The History of Halloween

Leya Brittain, Editor & Writer

Hang on for a minute...we're trying to find some more stories you might like.

Email This Story

Mountains of candy, the air full of screams and laughter, tiny superheroes and witches sprinting through the streets; all of these elements make up the traditional night of Halloween.

Halloween is one of many traditions that has been around for thousands of years. This custom first originated almost 2,000 years ago and was modeled from the Samhain (pronounced sow-in) celtic festival.

On the night of October 31, the Celts believed the lines between the living and the dead were blurred; meaning the ghosts of the dead could return to the earth for only that one night. Druids, Celtic priests, used this time to make predictions about the future. The Celtics would gather around in traditional costumes and try to tell each other’s fortunes.

Later on in the eighth century Pope Gregory III made November 1 the day to celebrate all saints. They called it All Saints Day, but other names like All-hallows or All-hallowmas were used. Eventually, the name was changed to Halloween.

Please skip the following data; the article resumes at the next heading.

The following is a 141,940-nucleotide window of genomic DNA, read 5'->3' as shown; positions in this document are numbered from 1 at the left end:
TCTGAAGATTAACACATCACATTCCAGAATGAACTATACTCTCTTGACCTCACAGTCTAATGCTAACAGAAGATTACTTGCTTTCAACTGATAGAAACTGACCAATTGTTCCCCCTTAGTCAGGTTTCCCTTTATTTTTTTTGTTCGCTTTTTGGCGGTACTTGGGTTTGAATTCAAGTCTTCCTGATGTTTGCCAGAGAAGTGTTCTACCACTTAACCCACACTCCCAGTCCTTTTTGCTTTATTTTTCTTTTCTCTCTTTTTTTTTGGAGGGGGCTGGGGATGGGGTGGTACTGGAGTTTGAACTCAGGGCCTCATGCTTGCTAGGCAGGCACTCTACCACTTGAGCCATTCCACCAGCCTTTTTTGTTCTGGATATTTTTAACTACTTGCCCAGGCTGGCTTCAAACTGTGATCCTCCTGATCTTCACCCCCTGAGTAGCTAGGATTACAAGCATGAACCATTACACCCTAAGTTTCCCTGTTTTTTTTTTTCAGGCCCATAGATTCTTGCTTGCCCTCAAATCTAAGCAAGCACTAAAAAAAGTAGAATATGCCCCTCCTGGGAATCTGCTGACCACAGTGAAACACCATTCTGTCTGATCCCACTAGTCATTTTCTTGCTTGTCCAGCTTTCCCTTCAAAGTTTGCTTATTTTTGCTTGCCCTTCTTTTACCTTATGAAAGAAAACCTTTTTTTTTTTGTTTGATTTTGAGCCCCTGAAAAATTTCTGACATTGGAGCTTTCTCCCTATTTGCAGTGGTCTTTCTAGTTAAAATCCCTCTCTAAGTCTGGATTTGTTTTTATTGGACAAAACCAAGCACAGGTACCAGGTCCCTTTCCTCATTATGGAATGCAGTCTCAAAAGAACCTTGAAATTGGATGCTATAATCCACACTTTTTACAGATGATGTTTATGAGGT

Halloween costumes were originally used to ward off ghosts and evil spirits, but as generations went by Halloween costumes were more for fun games and romance. Young women during this time would dress up to find suitable husbands.

Women would also put apples in giant water bins with the suitors names on it and try to grab them with their mouths. This tradition became known as  “bobbing for apples” and in the last hundred years has become less popular because parents thought it as an unsanitary game for children.

Another common Halloween tradition is Trick-or-Treating. This custom originally occurred during Christmas. It became a trade of food and money between the rich and the poor. In the late 1800s, Halloween in America became more family oriented and less about pranks and witchcraft. Inturn, Trick-or-Treating began to involve sweet treats instead of dirty money and bread.

Over the thousands of years that Halloween has been celebrated, it will continue to be an outlet for all the creepy and ghosty things that happen throughout that time of year.